2nd April 2018

Police Scotland overtime payments top £115m

POLICE Scotland has spent more than £115 million on overtime payments since it was created five years ago, figures obtained under Freedom of Information laws have shown. The statistics, which show that £115.43m has been spent on overtime since the force was established in 2013, also reveal that the sums are set to rise in the current year. The force attributes the rise to specific extra costs such as the terror threat level being raised to critical last year. The figures were obtained from the service by the Scottish Liberal Democrats, who have called on Police Scotland to conduct an service-wide survey to measure staff wellbeing after one carried out in 2015 found staff believed resources were stretched.


Paramedics deal with 50 alcohol cases a day

Ambulance crews were forced to attend more than 15,000 emergencies last year where alcohol was to blame. Figures obtained by the Scottish Conservatives reveal the number of incidents where drink was an “additional factor” have increased from 2016. In total, there have been 53,141 alcohol-related incidents in the past three years – the equivalent of nearly 50 a day. The Freedom of Information response showed Glasgow had the highest number last year, with a total of 3783.


£3m for human trafficking victims as police referrals surge

MINISTERS have allocated another £3 million to support victims of human trafficking in Scotland. It came as statistics revealed the number of trafficking referrals to Police Scotland had risen by 38 per cent in 2017. Justice Secretary Michael Matheson said: “Human trafficking is an appalling abuse of human rights. “This horrific crime affects the most vulnerable in society and has lasting consequences for its victims. “Some will need long-term care and support following their ordeal, meaning that we must do everything we can to aid victims.”



‘Axe wielding’ woman taken down by plastic bullet as armed officers swarm castle in Edinburgh

Police took down a woman with a plastic bullet during a dramatic stand-off at a tourist attraction. The 48-year-old allegedly waved an axe as she came towards officers in a wooded area near Craigmillar Castle in Edinburgh on Saturday. The decision to open fire was taken as officers feared she posed a threat to them and members of the public. The woman was subdued by the plastic bullet – known as a baton round – and taken to hospital for treatment. She was arrested and a report has been sent to the procurator fiscal. Police, including negotiators and firearms officers, were called to the castle grounds at about 11.30am after an alarm was raised over the woman’s behaviour.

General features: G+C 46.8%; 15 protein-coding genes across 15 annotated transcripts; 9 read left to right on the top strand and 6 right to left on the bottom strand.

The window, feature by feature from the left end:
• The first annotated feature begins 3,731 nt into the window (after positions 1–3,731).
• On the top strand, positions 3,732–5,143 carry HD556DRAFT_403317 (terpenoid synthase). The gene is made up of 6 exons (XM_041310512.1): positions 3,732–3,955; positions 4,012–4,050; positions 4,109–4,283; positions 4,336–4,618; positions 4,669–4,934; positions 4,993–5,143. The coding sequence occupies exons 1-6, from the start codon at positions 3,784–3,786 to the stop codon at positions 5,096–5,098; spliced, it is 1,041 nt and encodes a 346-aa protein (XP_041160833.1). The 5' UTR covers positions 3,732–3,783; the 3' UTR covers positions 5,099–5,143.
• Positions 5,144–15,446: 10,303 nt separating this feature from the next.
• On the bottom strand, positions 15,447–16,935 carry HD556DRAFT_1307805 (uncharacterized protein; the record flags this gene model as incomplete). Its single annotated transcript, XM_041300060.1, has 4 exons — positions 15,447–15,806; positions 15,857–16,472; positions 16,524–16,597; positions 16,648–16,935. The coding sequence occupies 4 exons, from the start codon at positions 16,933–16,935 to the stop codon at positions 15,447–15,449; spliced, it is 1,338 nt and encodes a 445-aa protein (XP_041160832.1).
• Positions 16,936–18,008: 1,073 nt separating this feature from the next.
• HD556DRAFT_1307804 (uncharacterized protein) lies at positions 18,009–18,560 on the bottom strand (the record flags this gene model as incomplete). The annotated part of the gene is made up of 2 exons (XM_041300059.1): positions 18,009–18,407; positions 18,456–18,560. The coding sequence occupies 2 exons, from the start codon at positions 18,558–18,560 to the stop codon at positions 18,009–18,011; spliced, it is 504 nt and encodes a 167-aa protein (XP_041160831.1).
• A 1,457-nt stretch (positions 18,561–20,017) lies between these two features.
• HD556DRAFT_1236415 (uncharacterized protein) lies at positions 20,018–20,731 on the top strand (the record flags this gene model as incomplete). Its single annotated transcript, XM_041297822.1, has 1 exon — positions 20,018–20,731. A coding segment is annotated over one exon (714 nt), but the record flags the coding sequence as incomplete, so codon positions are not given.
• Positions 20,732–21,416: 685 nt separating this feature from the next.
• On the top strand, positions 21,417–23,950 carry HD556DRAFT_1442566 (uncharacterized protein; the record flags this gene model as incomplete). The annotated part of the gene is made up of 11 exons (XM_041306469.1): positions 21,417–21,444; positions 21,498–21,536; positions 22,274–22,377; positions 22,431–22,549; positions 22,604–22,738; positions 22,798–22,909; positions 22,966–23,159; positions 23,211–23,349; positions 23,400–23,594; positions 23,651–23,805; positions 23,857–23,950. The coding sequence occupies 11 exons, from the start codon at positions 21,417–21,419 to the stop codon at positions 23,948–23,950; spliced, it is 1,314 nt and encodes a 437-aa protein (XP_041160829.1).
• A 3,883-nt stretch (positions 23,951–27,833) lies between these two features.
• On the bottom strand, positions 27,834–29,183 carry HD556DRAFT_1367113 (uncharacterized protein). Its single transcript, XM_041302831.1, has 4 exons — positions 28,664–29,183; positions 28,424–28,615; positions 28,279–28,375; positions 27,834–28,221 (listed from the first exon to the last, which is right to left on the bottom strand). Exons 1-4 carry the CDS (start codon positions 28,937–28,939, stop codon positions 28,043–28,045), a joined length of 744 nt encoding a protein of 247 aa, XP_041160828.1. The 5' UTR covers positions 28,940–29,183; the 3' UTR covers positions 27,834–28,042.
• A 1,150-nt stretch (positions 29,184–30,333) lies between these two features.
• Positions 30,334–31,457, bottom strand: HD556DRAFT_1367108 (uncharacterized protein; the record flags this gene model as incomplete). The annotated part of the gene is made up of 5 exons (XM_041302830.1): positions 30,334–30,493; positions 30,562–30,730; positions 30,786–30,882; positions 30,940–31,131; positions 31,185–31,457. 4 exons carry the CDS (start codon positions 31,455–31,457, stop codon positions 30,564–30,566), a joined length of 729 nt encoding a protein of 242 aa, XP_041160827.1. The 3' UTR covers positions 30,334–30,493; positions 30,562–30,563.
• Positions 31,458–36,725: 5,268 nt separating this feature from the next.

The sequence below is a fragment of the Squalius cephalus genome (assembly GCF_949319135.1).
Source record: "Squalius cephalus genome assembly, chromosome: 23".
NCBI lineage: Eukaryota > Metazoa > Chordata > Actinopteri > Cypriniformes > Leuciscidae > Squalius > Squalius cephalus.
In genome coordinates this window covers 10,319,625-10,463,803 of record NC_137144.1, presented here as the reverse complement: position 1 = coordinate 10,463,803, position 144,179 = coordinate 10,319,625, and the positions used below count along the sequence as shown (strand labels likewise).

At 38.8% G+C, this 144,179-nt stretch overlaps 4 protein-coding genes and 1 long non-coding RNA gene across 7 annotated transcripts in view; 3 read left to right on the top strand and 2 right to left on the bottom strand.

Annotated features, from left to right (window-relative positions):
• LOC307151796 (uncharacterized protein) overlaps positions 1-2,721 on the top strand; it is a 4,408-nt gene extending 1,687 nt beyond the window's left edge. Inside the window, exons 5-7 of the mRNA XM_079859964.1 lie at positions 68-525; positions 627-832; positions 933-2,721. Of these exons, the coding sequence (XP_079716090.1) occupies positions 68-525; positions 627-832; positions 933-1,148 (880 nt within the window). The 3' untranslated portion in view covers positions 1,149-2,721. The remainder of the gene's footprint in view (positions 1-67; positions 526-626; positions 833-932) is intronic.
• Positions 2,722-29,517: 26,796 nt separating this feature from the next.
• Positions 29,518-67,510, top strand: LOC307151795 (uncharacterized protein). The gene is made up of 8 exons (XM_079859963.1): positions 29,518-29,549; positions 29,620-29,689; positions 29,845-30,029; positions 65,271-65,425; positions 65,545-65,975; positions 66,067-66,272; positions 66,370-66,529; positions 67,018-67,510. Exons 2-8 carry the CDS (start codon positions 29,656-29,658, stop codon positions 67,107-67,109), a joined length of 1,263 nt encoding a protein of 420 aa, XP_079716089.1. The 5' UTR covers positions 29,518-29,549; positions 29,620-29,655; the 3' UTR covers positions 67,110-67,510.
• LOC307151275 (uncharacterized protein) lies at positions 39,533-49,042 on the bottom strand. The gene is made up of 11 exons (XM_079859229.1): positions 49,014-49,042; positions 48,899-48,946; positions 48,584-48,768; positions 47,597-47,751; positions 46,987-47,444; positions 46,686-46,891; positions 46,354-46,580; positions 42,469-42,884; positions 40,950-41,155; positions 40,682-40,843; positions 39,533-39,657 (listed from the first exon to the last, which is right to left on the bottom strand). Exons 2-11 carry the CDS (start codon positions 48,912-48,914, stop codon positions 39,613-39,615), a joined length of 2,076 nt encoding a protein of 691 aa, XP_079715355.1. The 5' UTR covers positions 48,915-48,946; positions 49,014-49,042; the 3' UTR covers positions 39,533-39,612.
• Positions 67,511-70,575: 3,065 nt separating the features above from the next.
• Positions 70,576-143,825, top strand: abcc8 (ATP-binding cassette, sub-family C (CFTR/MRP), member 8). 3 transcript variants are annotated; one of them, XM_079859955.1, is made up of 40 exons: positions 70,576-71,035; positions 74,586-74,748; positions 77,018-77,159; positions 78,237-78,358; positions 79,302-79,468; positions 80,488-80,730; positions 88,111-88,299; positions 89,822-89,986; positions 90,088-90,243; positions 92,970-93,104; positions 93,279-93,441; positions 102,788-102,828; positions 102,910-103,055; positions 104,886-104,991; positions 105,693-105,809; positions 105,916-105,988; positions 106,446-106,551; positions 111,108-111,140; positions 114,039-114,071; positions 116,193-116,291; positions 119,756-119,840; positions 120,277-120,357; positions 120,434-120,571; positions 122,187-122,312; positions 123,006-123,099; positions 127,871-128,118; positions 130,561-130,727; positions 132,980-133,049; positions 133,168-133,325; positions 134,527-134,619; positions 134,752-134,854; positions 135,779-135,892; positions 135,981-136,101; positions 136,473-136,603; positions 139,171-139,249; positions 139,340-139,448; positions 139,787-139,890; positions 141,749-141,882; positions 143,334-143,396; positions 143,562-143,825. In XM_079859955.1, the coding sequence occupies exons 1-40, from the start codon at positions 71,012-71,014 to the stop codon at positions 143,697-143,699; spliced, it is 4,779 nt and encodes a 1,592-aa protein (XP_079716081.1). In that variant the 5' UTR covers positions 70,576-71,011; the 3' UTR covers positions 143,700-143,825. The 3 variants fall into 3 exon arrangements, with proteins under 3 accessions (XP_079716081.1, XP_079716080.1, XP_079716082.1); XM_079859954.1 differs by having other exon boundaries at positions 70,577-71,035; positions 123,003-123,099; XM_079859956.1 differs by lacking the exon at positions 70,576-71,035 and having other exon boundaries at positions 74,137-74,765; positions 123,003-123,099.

Justice Secretary Michael Matheson brushes aside five years of cop chaos to insist unified Police Scotland has been a success

JUSTICE Secretary Michael Matheson has brushed aside five years of cop chaos to insist the unified Police Scotland has been a success. The SNP minister hit back at critics of the single force as it marks its half decade with a budget overspend of millions and the top job vacant. Speaking exclusively to The Scottish Sun, he was upbeat despite calamities including the M9 crash scandal, budget black holes, IT fiascos and former Chief Constable Phil Gormley quitting after a bullying probe. Mr Matheson said: “There is no doubt in the last five years that has come with a whole raft of challenges that the organisation has faced.



Privacy fears as Scottish police use spy tools to break into mobile phones

Police forces across Britain are using espionage technology to download the entire contents of mobile phones belonging to suspects, witnesses and victims. At least 26 forces, including Police Scotland, use the laptop-size devices to extract emails, photos, passwords and conversations on encrypted messaging apps without using a password or thumbprint. According to Privacy International, a privacy rights charity, forces do not obtain warrants or seek permission from the people whose phones they search.



Police inspectors: MSPs reveal probe on the fifth anniversary of Scotland’s single force

MSPs will launch an inquiry into the controversial merger of Scotland’s eight forces into one. Holyrood’s justice committee will conduct an in-depth review of one of the most significant pieces of legislation ever passed by MSPs. Among the issues being scrutinised will be the role and performance of the watchdog Scottish Police Authority (SPA) and concerns that local policing has been weakened. Daniel Johnson MSP, Labour’s justice spokesman, said: “Creating Police Scotland was the SNP’s biggest public sector reform.



Cops in cafés is a return to police boxes, chief claims

Police Scotland is reverting to the model of using police boxes, the acting chief constable has said, with officers stationed in cafés, supermarkets and community centres in an attempt to reach more people. Iain Livingstone said fewer police stations were needed as tablet computers and smartphones allowed officers to keep up with paperwork and crime reports while remaining visible to the public. His comments follow years of controversy over cuts to public opening hours at police stations and the loss of police counters across Scotland as the national police force, formed from the merger of eight regional forces five years ago yesterday, pushes for greater savings. “We no longer need to have the majority of officers sitting in police stations hard-wired into a desktop computer,” Mr Livingstone said.




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